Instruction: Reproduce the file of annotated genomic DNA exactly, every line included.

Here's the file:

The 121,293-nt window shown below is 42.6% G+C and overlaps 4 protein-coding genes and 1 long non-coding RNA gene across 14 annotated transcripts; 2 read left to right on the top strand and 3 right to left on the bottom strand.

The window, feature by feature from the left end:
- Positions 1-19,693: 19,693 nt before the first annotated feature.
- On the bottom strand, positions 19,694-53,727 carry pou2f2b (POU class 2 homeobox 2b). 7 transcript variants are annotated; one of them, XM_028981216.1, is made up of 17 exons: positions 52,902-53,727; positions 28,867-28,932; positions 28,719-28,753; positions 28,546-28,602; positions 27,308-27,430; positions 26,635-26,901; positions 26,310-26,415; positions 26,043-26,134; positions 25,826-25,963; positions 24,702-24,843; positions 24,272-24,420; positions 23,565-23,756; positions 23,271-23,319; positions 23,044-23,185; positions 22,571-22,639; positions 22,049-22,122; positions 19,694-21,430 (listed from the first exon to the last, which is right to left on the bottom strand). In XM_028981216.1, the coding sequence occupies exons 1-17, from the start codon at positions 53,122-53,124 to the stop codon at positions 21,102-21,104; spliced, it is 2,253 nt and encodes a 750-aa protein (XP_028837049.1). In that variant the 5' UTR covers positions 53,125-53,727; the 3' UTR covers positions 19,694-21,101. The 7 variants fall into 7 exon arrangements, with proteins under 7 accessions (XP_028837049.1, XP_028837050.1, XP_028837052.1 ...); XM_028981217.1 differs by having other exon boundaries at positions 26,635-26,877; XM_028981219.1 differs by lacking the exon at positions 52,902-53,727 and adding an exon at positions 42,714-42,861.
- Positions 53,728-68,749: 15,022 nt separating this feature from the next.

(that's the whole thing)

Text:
The 121,293-nt window shown below is 42.6% G+C and overlaps 4 protein-coding genes and 1 long non-coding RNA gene across 14 annotated transcripts; 2 read left to right on the top strand and 3 right to left on the bottom strand.

The window, feature by feature from the left end:
- Positions 1-19,693: 19,693 nt before the first annotated feature.
- On the bottom strand, positions 19,694-53,727 carry pou2f2b (POU class 2 homeobox 2b). 7 transcript variants are annotated; one of them, XM_028981216.1, is made up of 17 exons: positions 52,902-53,727; positions 28,867-28,932; positions 28,719-28,753; positions 28,546-28,602; positions 27,308-27,430; positions 26,635-26,901; positions 26,310-26,415; positions 26,043-26,134; positions 25,826-25,963; positions 24,702-24,843; positions 24,272-24,420; positions 23,565-23,756; positions 23,271-23,319; positions 23,044-23,185; positions 22,571-22,639; positions 22,049-22,122; positions 19,694-21,430 (listed from the first exon to the last, which is right to left on the bottom strand). In XM_028981216.1, the coding sequence occupies exons 1-17, from the start codon at positions 53,122-53,124 to the stop codon at positions 21,102-21,104; spliced, it is 2,253 nt and encodes a 750-aa protein (XP_028837049.1). In that variant the 5' UTR covers positions 53,125-53,727; the 3' UTR covers positions 19,694-21,101. The 7 variants fall into 7 exon arrangements, with proteins under 7 accessions (XP_028837049.1, XP_028837050.1, XP_028837052.1 ...); XM_028981217.1 differs by having other exon boundaries at positions 26,635-26,877; XM_028981219.1 differs by lacking the exon at positions 52,902-53,727 and adding an exon at positions 42,714-42,861.
- Positions 53,728-68,749: 15,022 nt separating this feature from the next.